Presentation of Mary Academy to aid homeless families
HUDSON – Presentation of Mary of Academy is moving forward with plans to lease a building on its property to house homeless families.
The building will be leased to the Greater Nashua Interfaith Hospitality Network to use for displaced families.
Currently, the organization is working with churches to house families at various locations for a week at a time. During the day, the families go to a day center.
Under the new setup, which will start sometime next fall, the families will stay in the same location at night and during the day.
“It’s something we felt called to do,” said Sister Sue Bourret, provincial supervisor.
The school plans on leasing the building for less than $1,000 a month.
“It truly has been a gift to us,” said Linda Jeynes, an interfaith board member. “Coming at Christmas time, this is wonderful.”
Having one location will offer children and their families more stability, Jeynes said. “It definitely makes it easier all around for these people to get back on their feet.”
About 14 people are currently being helped by the interfaith organization. The building at PMA may be able to accommodate an additional six people, Jeynes said.
The school and interfaith organization were originally looking to have the lease become effective by this past summer, but postponed any decision to create time to discuss it with parents.
Some parents had expressed concern about the proposal. a meeting in June, with some parents asking how the school could ensure the safety of their children.
Several parents said they would take their children out of the school if the plan went forward.
Based on some parents’ concerns about increased traffic and safety, the religious order asked the network to refine its policies and procedures, Bourret said.
The building will have a separate driveway and parking area. Also, people with any history of drug or alcohol abuse or from abusive situations will not be allowed to stay.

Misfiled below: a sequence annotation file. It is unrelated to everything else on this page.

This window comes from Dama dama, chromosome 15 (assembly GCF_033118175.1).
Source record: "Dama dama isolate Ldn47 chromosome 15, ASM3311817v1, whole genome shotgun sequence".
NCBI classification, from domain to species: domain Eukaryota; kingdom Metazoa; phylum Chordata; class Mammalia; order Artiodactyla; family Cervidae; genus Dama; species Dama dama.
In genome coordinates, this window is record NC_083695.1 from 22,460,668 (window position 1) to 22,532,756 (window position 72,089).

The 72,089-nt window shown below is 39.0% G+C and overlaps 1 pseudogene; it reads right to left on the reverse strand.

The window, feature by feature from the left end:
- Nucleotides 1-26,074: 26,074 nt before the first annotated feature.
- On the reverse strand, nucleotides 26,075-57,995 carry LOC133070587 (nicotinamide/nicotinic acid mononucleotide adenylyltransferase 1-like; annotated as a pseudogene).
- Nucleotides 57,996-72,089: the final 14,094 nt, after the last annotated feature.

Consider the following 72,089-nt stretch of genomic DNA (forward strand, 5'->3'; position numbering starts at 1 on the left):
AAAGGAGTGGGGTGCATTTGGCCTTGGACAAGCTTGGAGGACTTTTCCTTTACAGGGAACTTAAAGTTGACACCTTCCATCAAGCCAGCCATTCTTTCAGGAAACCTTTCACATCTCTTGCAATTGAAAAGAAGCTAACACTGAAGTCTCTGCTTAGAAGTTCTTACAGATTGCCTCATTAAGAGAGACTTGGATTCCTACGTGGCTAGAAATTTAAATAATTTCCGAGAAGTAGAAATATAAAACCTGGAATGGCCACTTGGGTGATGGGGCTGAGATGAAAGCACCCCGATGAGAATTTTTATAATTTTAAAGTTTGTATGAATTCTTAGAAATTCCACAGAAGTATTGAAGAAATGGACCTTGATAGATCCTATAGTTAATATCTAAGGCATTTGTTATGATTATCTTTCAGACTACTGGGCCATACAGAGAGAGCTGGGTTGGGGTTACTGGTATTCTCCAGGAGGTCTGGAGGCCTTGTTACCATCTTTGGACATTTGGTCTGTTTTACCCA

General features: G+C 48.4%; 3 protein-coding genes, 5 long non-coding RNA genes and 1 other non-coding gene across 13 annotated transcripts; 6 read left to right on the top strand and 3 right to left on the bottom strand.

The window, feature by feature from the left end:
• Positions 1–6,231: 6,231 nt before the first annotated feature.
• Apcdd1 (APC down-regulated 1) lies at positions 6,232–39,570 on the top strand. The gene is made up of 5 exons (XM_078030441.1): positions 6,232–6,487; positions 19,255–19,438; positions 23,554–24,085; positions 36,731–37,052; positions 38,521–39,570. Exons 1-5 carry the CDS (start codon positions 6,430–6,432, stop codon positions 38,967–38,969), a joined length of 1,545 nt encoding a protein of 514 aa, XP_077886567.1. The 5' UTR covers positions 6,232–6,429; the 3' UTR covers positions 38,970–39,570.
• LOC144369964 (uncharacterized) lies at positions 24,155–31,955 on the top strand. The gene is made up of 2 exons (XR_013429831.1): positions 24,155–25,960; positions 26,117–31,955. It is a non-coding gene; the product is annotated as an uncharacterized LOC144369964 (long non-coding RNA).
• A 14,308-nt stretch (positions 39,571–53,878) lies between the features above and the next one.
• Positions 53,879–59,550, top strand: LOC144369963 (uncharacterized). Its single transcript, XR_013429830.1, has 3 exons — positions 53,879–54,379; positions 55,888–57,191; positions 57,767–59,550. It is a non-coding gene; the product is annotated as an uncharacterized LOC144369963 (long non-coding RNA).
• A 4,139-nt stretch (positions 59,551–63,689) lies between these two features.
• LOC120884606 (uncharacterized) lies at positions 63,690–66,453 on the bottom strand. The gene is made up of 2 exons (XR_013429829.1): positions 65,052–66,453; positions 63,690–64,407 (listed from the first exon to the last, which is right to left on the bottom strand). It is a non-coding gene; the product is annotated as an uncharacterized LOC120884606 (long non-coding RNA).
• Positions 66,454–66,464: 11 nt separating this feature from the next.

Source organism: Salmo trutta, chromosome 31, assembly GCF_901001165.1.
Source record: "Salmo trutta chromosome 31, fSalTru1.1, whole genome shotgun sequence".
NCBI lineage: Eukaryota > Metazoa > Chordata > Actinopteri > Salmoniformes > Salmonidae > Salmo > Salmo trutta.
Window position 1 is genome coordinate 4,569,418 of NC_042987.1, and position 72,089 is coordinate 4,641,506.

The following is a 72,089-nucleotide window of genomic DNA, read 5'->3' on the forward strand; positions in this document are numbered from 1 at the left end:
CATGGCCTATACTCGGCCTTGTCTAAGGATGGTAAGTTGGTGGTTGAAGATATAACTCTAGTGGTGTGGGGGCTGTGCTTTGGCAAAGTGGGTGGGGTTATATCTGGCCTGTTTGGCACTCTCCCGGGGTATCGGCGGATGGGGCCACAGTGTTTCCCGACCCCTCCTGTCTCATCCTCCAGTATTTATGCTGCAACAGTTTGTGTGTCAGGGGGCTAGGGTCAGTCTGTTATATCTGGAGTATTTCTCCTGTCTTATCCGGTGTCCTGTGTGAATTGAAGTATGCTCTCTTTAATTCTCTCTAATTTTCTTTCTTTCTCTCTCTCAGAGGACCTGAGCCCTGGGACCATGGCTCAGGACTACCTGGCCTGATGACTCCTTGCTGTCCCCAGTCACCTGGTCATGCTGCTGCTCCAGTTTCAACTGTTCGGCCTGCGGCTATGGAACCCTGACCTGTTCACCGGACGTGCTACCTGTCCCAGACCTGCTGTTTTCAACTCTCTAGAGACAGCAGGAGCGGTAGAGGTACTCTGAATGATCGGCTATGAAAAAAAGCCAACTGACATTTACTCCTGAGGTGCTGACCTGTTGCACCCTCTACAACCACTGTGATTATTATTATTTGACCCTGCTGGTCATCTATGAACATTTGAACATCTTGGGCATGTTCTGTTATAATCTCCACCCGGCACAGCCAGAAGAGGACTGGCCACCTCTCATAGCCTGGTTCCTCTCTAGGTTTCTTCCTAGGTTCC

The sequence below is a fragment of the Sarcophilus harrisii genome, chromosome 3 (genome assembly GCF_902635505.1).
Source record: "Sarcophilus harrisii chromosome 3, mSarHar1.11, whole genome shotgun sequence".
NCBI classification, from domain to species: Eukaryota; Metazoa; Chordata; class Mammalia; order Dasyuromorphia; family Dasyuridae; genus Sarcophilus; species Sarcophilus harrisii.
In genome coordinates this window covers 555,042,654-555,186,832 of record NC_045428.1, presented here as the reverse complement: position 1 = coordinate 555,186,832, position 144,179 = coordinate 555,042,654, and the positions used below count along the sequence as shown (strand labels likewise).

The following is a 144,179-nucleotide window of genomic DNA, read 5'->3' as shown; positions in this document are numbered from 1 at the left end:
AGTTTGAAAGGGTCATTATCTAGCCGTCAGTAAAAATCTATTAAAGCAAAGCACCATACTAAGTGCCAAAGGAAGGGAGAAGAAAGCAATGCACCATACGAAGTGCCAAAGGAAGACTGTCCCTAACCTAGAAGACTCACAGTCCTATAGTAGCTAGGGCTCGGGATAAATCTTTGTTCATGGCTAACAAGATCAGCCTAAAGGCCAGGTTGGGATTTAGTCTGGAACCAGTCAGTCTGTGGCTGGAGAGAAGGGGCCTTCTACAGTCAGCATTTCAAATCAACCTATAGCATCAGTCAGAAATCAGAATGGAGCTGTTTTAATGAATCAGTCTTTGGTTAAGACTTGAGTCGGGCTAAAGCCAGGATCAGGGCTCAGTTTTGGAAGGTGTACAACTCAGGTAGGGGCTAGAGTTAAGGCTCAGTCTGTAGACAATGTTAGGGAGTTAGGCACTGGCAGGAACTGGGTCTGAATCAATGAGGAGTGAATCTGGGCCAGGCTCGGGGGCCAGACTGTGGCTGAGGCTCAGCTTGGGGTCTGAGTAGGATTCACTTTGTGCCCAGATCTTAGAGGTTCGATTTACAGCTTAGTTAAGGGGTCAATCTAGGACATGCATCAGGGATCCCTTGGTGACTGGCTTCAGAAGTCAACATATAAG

There are shelters in the area that address those issues, Bourret said.
According to network members, the building would be used to house families with a source of income, not people who are chronically homeless. Those staying there would be assisted in finding housing.
The majority of the guests will be children, according to the order.
“We’ve been working hard at this for months,” Bourret said, adding later: “We weren’t ignoring what they (parents) were saying.”
Whenever possible, the order tried to address parent concerns, she said.
Parents were divided between those who supported the idea, those who were on the fence and those who were against it, Bourret said.
Mary Ainley was in the first camp. Months after her family moved to New Hampshire, her husband was laid off. It’s a very lonely, devastating and embarrassing feeling, she said.
Ainley, whose daughter is enrolled at PMA, said she initially had some questions about the proposal. Once she received more information, she felt comfortable with the idea.
“It’s a wonderful idea,” she said.
Leasing the building will help the sisters fulfill their mission of helping the poor, Bourret said.
“Our (founder), Marie Rivier, was very much for the poor,” she said. “To do anything for the disadvantaged in society. It’s part of our heritage for 200 years.”
The order will still continue to focus on education as its main mission even if enrollment drops a little, Bourret said.
“Again, I want to assure you that we have at heart the safety of everyone on our Hudson campus, and that homeless families that might cause a risk to anyone at PMA will not be housed on our property,” Bourret wrote in a letter home to parents.
Parents with questions can visit the order’s Web site, www.presentationofmary.com for more information. Click on Sisters of Presentation of Mary and GNIHN Collaborative Project and look under questions and answers and the policies and procedures of GNIHN.